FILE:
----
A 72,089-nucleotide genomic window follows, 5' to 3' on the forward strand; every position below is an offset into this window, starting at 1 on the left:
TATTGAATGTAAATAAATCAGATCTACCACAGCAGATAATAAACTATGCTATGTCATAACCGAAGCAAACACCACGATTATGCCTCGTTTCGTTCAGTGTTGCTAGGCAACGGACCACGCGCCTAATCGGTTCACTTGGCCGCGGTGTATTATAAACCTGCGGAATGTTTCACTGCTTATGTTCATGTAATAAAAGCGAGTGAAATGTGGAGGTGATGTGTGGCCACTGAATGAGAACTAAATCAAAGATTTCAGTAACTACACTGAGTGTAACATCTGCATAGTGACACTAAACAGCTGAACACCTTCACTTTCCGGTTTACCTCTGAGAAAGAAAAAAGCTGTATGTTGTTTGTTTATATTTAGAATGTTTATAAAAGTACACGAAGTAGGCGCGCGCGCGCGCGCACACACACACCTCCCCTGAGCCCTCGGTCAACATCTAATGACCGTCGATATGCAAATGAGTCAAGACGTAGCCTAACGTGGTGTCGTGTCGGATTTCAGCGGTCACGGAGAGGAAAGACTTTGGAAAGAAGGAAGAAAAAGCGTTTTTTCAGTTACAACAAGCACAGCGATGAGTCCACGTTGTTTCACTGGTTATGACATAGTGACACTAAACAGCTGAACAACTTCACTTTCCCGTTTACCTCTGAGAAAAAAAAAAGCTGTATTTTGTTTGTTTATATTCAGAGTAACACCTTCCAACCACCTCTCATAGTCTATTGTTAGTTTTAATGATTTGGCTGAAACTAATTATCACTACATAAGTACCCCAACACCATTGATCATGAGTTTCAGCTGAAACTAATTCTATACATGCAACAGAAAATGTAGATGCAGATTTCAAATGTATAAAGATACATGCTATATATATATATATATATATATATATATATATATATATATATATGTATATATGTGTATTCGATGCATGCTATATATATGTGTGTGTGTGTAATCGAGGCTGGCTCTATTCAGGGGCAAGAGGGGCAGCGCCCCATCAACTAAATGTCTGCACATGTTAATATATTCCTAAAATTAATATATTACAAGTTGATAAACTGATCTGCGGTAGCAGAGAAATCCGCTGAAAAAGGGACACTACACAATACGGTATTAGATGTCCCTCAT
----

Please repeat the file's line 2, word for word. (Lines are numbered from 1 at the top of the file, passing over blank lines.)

TATTGAATGTAAATAAATCAGATCTACCACAGCAGATAATAAACTATGCTATGTCATAACCGAAGCAAACACCACGATTATGCCTCGTTTCGTTCAGTGTTGCTAGGCAACGGACCACGCGCCTAATCGGTTCACTTGGCCGCGGTGTATTATAAACCTGCGGAATGTTTCACTGCTTATGTTCATGTAATAAAAGCGAGTGAAATGTGGAGGTGATGTGTGGCCACTGAATGAGAACTAAATCAAAGATTTCAGTAACTACACTGAGTGTAACATCTGCATAGTGACACTAAACAGCTGAACACCTTCACTTTCCGGTTTACCTCTGAGAAAGAAAAAAGCTGTATGTTGTTTGTTTATATTTAGAATGTTTATAAAAGTACACGAAGTAGGCGCGCGCGCGCGCGCACACACACACCTCCCCTGAGCCCTCGGTCAACATCTAATGACCGTCGATATGCAAATGAGTCAAGACGTAGCCTAACGTGGTGTCGTGTCGGATTTCAGCGGTCACGGAGAGGAAAGACTTTGGAAAGAAGGAAGAAAAAGCGTTTTTTCAGTTACAACAAGCACAGCGATGAGTCCACGTTGTTTCACTGGTTATGACATAGTGACACTAAACAGCTGAACAACTTCACTTTCCCGTTTACCTCTGAGAAAAAAAAAAGCTGTATTTTGTTTGTTTATATTCAGAGTAACACCTTCCAACCACCTCTCATAGTCTATTGTTAGTTTTAATGATTTGGCTGAAACTAATTATCACTACATAAGTACCCCAACACCATTGATCATGAGTTTCAGCTGAAACTAATTCTATACATGCAACAGAAAATGTAGATGCAGATTTCAAATGTATAAAGATACATGCTATATATATATATATATATATATATATATATATATATATATATATGTATATATGTGTATTCGATGCATGCTATATATATGTGTGTGTGTGTAATCGAGGCTGGCTCTATTCAGGGGCAAGAGGGGCAGCGCCCCATCAACTAAATGTCTGCACATGTTAATATATTCCTAAAATTAATATATTACAAGTTGATAAACTGATCTGCGGTAGCAGAGAAATCCGCTGAAAAAGGGACACTACACAATACGGTATTAGATGTCCCTCAT